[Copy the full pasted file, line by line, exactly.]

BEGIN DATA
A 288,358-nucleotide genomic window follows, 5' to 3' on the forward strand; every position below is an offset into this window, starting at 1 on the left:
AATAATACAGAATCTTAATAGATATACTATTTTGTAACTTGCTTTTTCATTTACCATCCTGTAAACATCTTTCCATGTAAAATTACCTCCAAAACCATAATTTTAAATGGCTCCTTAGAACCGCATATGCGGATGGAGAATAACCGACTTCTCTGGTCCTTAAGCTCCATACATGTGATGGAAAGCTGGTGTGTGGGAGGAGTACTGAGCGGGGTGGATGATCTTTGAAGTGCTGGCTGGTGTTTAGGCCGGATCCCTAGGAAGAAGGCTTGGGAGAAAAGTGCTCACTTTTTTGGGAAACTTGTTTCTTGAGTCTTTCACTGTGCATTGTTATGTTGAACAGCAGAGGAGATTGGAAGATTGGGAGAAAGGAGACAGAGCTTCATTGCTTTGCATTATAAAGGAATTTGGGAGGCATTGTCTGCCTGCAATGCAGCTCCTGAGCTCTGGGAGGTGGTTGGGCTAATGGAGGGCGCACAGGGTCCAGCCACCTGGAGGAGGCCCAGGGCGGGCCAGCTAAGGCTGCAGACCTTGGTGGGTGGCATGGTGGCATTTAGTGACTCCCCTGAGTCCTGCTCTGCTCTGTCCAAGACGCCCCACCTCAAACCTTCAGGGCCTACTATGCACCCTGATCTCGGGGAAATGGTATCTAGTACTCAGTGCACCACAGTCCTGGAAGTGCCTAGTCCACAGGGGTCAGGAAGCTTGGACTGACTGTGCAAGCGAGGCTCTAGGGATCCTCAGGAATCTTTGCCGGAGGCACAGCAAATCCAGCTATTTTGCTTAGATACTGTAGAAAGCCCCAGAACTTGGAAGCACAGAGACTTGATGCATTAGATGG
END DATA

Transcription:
A 288,358-nucleotide genomic window follows, 5' to 3' on the forward strand; every position below is an offset into this window, starting at 1 on the left:
AATAATACAGAATCTTAATAGATATACTATTTTGTAACTTGCTTTTTCATTTACCATCCTGTAAACATCTTTCCATGTAAAATTACCTCCAAAACCATAATTTTAAATGGCTCCTTAGAACCGCATATGCGGATGGAGAATAACCGACTTCTCTGGTCCTTAAGCTCCATACATGTGATGGAAAGCTGGTGTGTGGGAGGAGTACTGAGCGGGGTGGATGATCTTTGAAGTGCTGGCTGGTGTTTAGGCCGGATCCCTAGGAAGAAGGCTTGGGAGAAAAGTGCTCACTTTTTTGGGAAACTTGTTTCTTGAGTCTTTCACTGTGCATTGTTATGTTGAACAGCAGAGGAGATTGGAAGATTGGGAGAAAGGAGACAGAGCTTCATTGCTTTGCATTATAAAGGAATTTGGGAGGCATTGTCTGCCTGCAATGCAGCTCCTGAGCTCTGGGAGGTGGTTGGGCTAATGGAGGGCGCACAGGGTCCAGCCACCTGGAGGAGGCCCAGGGCGGGCCAGCTAAGGCTGCAGACCTTGGTGGGTGGCATGGTGGCATTTAGTGACTCCCCTGAGTCCTGCTCTGCTCTGTCCAAGACGCCCCACCTCAAACCTTCAGGGCCTACTATGCACCCTGATCTCGGGGAAATGGTATCTAGTACTCAGTGCACCACAGTCCTGGAAGTGCCTAGTCCACAGGGGTCAGGAAGCTTGGACTGACTGTGCAAGCGAGGCTCTAGGGATCCTCAGGAATCTTTGCCGGAGGCACAGCAAATCCAGCTATTTTGCTTAGATACTGTAGAAAGCCCCAGAACTTGGAAGCACAGAGACTTGATGCATTAGATGG